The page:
More than 90 percent of federal workers responding to a newspaper questionnaire said they will vote against President Carter and any other politician who extends social security coverage to the bureaucracy, or back proposals to cut back the number of inflation raises retirees get.

In the 5 days from Monday until Friday more than 14,000 letters, cards and "ballots" clipped from The Washington Post were received and tallied at the Post. They came from people who identified themselves as civil servants, family members or federal retirees. They were in response to a request published in last Sunday's Federal Diary column in the Metro section of this newspaper.

(Post officials said the response represents the most mail the newspaper has even received on a single subject issue.)

Figures show 98.8 percent of the respondents oppose integration of the civil service staff retirement system with social security, and are against an Administration-backed bill that would limit federal and military retirees to a single annual inflation adjustment, instead of the cost-of-living raises they now get every six months. Just over 90 percent said they would vote against Carter or their member of Congress if either supports the pension changes.

Half of the responses came from individuals who said they are registered voters in Maryland. Just over 37 percent said they vote in Virginia and 7.9 percent said they are registered in the District of Columbia. Almost 5 percent came from people who said they are registered in other states -- primarily Pennsylvania, North Carolina and West Virginia. Toward the end of the week ballots began coming in from as far away as New York, Florida and Utah. Telephone calls -- from Texas and California -- were received, but not counted in the final tally.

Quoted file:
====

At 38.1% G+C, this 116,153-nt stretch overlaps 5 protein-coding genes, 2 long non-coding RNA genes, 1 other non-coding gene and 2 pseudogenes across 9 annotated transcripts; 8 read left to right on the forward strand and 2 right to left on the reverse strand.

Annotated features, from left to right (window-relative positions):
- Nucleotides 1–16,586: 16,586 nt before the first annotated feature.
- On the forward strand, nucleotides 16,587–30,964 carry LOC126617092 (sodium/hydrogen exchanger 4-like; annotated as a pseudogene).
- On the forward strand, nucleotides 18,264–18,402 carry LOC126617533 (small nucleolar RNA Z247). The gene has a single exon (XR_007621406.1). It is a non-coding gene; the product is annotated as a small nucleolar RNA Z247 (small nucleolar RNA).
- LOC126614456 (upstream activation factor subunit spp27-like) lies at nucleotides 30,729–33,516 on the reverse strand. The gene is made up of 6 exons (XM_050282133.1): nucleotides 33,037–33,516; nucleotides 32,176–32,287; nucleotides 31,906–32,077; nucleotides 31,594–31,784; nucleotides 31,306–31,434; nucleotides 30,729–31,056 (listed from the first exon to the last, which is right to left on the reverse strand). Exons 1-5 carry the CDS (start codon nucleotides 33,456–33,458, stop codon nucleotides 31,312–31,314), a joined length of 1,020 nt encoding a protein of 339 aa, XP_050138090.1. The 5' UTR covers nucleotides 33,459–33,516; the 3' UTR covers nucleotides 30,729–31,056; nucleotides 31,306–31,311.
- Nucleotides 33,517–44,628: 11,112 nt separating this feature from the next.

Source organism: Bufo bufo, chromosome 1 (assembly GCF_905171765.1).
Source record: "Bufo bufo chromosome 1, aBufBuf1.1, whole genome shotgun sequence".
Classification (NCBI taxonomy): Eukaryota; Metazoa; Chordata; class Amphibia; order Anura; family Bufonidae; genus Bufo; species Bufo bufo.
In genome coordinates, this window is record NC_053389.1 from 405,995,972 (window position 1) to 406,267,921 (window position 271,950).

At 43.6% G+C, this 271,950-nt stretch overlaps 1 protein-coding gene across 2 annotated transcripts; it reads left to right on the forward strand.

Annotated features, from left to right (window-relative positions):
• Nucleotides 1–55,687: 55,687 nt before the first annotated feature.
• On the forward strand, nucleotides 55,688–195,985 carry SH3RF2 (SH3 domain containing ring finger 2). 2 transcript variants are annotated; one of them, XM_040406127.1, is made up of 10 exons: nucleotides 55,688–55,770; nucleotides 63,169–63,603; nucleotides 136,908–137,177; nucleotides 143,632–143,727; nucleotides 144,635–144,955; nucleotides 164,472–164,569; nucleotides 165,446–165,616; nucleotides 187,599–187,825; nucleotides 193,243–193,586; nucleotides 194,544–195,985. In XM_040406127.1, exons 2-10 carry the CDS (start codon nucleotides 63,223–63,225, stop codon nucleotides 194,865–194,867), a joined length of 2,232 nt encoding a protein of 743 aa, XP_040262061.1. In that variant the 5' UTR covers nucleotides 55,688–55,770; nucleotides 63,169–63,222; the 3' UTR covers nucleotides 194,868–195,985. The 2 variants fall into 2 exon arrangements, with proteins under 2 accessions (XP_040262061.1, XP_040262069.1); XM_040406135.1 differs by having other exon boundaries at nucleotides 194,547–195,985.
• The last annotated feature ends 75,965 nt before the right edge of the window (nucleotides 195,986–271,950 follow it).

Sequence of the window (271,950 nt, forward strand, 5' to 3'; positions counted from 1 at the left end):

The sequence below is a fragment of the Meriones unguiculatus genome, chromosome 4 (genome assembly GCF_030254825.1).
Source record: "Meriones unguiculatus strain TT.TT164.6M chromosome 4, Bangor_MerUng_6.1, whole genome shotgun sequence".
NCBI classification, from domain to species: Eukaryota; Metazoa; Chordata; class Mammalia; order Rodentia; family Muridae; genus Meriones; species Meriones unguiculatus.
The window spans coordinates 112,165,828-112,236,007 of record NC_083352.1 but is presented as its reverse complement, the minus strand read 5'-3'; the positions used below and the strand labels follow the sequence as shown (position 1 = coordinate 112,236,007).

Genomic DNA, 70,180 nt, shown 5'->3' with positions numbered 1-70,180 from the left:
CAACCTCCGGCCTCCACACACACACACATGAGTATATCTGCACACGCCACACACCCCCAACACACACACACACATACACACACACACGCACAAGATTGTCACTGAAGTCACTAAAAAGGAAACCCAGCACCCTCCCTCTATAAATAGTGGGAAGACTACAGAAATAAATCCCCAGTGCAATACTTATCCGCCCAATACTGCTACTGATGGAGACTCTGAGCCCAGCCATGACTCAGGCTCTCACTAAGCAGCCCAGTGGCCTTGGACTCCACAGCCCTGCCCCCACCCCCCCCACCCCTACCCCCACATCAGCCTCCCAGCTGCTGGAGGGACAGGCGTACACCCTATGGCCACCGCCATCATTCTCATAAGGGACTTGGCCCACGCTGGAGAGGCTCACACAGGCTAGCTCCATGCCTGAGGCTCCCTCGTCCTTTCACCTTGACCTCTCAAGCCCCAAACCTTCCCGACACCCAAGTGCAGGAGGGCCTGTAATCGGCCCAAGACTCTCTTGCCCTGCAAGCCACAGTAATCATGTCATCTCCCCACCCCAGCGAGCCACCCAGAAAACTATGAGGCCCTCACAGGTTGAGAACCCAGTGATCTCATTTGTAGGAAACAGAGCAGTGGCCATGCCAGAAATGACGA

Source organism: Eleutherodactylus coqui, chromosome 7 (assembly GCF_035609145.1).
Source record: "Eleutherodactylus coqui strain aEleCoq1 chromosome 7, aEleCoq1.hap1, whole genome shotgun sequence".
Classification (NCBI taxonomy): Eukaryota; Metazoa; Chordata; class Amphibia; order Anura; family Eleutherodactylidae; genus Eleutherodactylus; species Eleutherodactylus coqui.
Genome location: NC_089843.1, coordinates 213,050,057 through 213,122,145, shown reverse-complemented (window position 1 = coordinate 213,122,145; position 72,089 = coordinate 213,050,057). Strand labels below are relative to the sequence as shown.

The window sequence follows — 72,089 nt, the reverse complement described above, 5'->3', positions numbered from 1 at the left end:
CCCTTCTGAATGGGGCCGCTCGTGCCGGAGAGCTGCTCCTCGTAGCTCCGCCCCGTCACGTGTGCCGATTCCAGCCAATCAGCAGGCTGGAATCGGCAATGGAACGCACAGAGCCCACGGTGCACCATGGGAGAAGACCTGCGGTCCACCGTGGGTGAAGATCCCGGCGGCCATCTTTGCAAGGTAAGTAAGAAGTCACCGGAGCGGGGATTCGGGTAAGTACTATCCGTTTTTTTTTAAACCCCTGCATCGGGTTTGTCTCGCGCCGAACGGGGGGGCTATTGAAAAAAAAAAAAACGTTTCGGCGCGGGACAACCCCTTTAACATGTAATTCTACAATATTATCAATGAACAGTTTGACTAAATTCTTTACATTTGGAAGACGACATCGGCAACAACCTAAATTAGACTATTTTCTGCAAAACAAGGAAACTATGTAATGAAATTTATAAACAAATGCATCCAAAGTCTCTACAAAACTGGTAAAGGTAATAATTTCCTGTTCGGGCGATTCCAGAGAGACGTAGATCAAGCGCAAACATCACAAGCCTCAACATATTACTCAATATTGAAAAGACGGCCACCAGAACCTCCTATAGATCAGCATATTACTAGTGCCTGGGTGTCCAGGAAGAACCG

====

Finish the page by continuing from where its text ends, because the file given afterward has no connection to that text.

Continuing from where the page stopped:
The mail ballot is not a scientific poll. It was targeted to Washington Post readers, and readers of a particular column. Respondents did not represent the careful cross-section pollsters seek when making a survey.

An expert pollster noted, in addition, the questions asked were for yes or no answers and did not leave room for "undecided" or "don't know" responses. o(Nevertheless, thousands of individuals wrote in comments on the ballots. Only a handful said they did not consider the retirement issue important enough to sway their vote).

The issues are, however, of major concern to active duty federal and postal workers -- there are 370,000 here -- and to retired federal civilians and military personnel.

Congress is considering recommendations of a blue ribbon task force it created to determine how best to bring nearly 6 million federal, state and local government workers under social security. Federal and postal employes now have their own staff retirement system. Many have, or will earn social security credits for work performed in private industry.

If the federal retirement system is "integrated" with social security, workers would pay into both funds. Benefits they receive at retirement would be prorated between social security and the civil service system. Many federal employes fear the linkup of the two very different systems would erode benefits, or force them to work longer to get the same annuities they are now due. Federal, postal and retiree groups have raised a $3 million war chest to fight mandatory social security, and the proposal to cut back the number of cost-of-living raises.

The Carter Administration has endorsed recommendations of the Senate and House Budget Committees to eliminate one of the two cost of living raises retirees now get each March and September. If approved, retirees would get a single cost of living raise each year, in March. Persons under social security get one COL raise a year, in July.

Last week the Retirement Federation of Civil Service Employes released results of a poll it made of nearly 12,000 workers at the Norfolk Naval Shipyard. Fifty-four percent responded, and 99 percent opposed mandatory social security coverage. Sixty-six percent said they would quit government if transferred to a combined civil service social security pension system.

Written comments to the Post survey varied. One worker favored retaining the independent civil service system for those already in it, but extending social security to newly hired employes. He added: "I abhor single issue politics and find this particularly too small an issue upon which to choose the leadership of the nation."

The overwhelmingly majority, however, said they would vote against Carter or any other elected official who tries to change the retirement system, or reduce inflation catchup raises for retirees.